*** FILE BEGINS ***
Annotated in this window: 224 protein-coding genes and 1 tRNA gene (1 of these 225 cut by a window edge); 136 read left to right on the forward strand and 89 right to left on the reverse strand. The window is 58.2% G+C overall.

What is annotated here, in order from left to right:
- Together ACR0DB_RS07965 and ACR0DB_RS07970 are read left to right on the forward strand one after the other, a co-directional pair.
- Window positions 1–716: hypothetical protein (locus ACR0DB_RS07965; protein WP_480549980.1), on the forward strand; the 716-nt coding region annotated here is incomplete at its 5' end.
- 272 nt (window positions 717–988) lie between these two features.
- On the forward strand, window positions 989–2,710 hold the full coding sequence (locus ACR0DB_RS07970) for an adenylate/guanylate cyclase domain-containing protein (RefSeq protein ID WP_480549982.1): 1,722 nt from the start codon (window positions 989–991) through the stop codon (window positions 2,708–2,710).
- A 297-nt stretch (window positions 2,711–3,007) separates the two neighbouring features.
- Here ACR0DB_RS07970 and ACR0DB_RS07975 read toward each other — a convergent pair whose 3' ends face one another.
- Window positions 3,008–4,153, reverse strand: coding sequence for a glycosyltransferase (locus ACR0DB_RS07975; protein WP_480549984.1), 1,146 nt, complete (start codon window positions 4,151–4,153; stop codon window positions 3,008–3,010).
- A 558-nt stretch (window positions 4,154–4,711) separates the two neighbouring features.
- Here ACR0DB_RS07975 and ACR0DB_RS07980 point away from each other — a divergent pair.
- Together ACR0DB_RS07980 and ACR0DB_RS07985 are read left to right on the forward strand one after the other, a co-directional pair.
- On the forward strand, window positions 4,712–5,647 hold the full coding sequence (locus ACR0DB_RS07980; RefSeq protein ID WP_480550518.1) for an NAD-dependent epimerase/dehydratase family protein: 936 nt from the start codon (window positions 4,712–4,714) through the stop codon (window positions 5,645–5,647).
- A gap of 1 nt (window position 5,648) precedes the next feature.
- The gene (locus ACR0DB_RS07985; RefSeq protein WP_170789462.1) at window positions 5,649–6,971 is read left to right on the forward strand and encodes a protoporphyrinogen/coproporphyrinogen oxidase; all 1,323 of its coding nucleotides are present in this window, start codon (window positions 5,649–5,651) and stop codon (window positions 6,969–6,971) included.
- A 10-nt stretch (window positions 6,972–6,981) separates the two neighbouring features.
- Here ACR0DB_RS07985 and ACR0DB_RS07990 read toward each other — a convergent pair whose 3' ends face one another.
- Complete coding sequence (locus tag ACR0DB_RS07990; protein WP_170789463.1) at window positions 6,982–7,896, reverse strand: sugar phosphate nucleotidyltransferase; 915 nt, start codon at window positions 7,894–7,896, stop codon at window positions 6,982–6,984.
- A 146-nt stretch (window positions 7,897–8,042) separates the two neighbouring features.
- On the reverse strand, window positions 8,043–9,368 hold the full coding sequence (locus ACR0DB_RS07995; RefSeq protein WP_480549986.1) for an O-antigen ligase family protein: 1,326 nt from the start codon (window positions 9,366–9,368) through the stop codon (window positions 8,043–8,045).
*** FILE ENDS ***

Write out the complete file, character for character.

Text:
Annotated in this window: 224 protein-coding genes and 1 tRNA gene (1 of these 225 cut by a window edge); 136 read left to right on the forward strand and 89 right to left on the reverse strand. The window is 58.2% G+C overall.

What is annotated here, in order from left to right:
- Together ACR0DB_RS07965 and ACR0DB_RS07970 are read left to right on the forward strand one after the other, a co-directional pair.
- Window positions 1–716: hypothetical protein (locus ACR0DB_RS07965; protein WP_480549980.1), on the forward strand; the 716-nt coding region annotated here is incomplete at its 5' end.
- 272 nt (window positions 717–988) lie between these two features.
- On the forward strand, window positions 989–2,710 hold the full coding sequence (locus ACR0DB_RS07970) for an adenylate/guanylate cyclase domain-containing protein (RefSeq protein ID WP_480549982.1): 1,722 nt from the start codon (window positions 989–991) through the stop codon (window positions 2,708–2,710).
- A 297-nt stretch (window positions 2,711–3,007) separates the two neighbouring features.
- Here ACR0DB_RS07970 and ACR0DB_RS07975 read toward each other — a convergent pair whose 3' ends face one another.
- Window positions 3,008–4,153, reverse strand: coding sequence for a glycosyltransferase (locus ACR0DB_RS07975; protein WP_480549984.1), 1,146 nt, complete (start codon window positions 4,151–4,153; stop codon window positions 3,008–3,010).
- A 558-nt stretch (window positions 4,154–4,711) separates the two neighbouring features.
- Here ACR0DB_RS07975 and ACR0DB_RS07980 point away from each other — a divergent pair.
- Together ACR0DB_RS07980 and ACR0DB_RS07985 are read left to right on the forward strand one after the other, a co-directional pair.
- On the forward strand, window positions 4,712–5,647 hold the full coding sequence (locus ACR0DB_RS07980; RefSeq protein ID WP_480550518.1) for an NAD-dependent epimerase/dehydratase family protein: 936 nt from the start codon (window positions 4,712–4,714) through the stop codon (window positions 5,645–5,647).
- A gap of 1 nt (window position 5,648) precedes the next feature.
- The gene (locus ACR0DB_RS07985; RefSeq protein WP_170789462.1) at window positions 5,649–6,971 is read left to right on the forward strand and encodes a protoporphyrinogen/coproporphyrinogen oxidase; all 1,323 of its coding nucleotides are present in this window, start codon (window positions 5,649–5,651) and stop codon (window positions 6,969–6,971) included.
- A 10-nt stretch (window positions 6,972–6,981) separates the two neighbouring features.
- Here ACR0DB_RS07985 and ACR0DB_RS07990 read toward each other — a convergent pair whose 3' ends face one another.
- Complete coding sequence (locus tag ACR0DB_RS07990; protein WP_170789463.1) at window positions 6,982–7,896, reverse strand: sugar phosphate nucleotidyltransferase; 915 nt, start codon at window positions 7,894–7,896, stop codon at window positions 6,982–6,984.
- A 146-nt stretch (window positions 7,897–8,042) separates the two neighbouring features.
- On the reverse strand, window positions 8,043–9,368 hold the full coding sequence (locus ACR0DB_RS07995; RefSeq protein WP_480549986.1) for an O-antigen ligase family protein: 1,326 nt from the start codon (window positions 9,366–9,368) through the stop codon (window positions 8,043–8,045).